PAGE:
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Here in New York City, farming and locally grown food isn’t just popular — it’s trendy. The PS1 Contemporary Art Center in Queens — part of the Museum of Modern Art — recently installed an urban farm in its main courtyard. The concept came out as the winner of a recent design contest PS1 conducted for young architects, and it includes 260 tall cardboard tubes, each filled with soil and crops like strawberries, tomatoes and Swiss chard. There’s a chicken coup, too, which apparently got mixed reactions from the hipsters who showed up for a recent Saturday dance party.

amish-farming-dutch-country.jpgFarmers, meanwhile, are gaining quite a following as well. And some of them apparently have groupies. A recent New York magazine story looks at one particularly productive upstate grower, Amy Hepworth, who sells to the famous Park Slope Food Coop in Brooklyn. She’s a popular draw at the coop’s meetings, and some devotees even like to get up early to witness her morning food deliveries.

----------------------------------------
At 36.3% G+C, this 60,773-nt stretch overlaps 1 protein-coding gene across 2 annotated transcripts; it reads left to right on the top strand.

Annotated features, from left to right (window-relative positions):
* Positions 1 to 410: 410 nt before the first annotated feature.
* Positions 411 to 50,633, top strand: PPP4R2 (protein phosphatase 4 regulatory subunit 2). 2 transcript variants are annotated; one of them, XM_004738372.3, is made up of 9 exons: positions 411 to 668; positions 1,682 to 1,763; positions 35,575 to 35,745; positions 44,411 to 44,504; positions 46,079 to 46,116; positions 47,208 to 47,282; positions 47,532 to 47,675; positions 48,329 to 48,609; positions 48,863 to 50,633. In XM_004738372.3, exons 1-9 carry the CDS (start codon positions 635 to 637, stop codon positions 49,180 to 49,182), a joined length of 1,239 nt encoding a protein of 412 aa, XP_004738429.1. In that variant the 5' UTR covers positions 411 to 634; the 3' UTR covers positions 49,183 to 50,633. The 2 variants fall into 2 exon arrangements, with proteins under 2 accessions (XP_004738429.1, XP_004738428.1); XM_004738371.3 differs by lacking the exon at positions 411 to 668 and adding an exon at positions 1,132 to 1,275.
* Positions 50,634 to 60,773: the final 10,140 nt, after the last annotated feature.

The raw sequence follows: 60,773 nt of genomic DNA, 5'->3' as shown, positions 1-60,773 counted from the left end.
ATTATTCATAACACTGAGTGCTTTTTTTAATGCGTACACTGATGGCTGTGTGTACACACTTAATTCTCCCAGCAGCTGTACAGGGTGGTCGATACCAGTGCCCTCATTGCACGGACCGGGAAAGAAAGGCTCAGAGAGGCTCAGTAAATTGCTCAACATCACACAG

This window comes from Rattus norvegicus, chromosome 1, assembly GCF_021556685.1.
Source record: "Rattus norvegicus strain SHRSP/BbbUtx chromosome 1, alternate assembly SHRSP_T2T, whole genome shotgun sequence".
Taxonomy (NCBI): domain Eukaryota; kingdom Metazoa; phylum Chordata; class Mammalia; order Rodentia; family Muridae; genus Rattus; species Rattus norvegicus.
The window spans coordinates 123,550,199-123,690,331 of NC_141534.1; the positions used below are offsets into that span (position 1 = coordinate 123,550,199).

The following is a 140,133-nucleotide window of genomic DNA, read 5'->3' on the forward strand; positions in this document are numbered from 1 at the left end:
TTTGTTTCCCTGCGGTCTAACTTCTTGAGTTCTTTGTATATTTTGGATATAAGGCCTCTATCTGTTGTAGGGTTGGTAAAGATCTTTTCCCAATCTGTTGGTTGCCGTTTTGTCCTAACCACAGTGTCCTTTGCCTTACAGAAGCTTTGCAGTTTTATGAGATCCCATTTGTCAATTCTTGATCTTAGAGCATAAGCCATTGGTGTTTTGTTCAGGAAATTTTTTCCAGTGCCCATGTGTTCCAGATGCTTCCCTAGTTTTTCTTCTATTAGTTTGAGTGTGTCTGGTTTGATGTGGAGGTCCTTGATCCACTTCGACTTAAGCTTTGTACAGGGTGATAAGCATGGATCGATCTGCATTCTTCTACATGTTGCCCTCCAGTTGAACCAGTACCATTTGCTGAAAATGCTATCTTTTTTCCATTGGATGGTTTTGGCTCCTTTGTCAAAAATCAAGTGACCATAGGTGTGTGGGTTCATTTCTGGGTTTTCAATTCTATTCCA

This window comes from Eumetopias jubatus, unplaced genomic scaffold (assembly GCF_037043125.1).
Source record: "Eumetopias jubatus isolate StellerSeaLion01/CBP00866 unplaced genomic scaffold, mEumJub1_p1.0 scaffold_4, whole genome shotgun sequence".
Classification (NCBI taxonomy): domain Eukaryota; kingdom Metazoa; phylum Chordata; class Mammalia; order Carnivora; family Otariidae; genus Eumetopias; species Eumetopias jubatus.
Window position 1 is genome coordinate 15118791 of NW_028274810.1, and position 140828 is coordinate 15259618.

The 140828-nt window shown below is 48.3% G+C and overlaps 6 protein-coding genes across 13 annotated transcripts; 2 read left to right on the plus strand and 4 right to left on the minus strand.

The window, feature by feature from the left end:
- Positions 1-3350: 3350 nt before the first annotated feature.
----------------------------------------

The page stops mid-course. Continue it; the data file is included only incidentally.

New York isn’t the only city in the country that’s grown fond of farming culture. People all over are buying locally grown food at farmers markets and grocery stores. They’re also getting their own hands dirty as they start to grow more food themselves in this down economy.

Given the helter-skelter pace of the city — or even the suburbs these days, for that matter — is it any wonder people yearn for simpler things? Supermarkets would do well to keep these lessons of freshness and simplicity in mind when it comes to marketing. Better yet, bring farmers into stores, and see if they don’t gain their own following.

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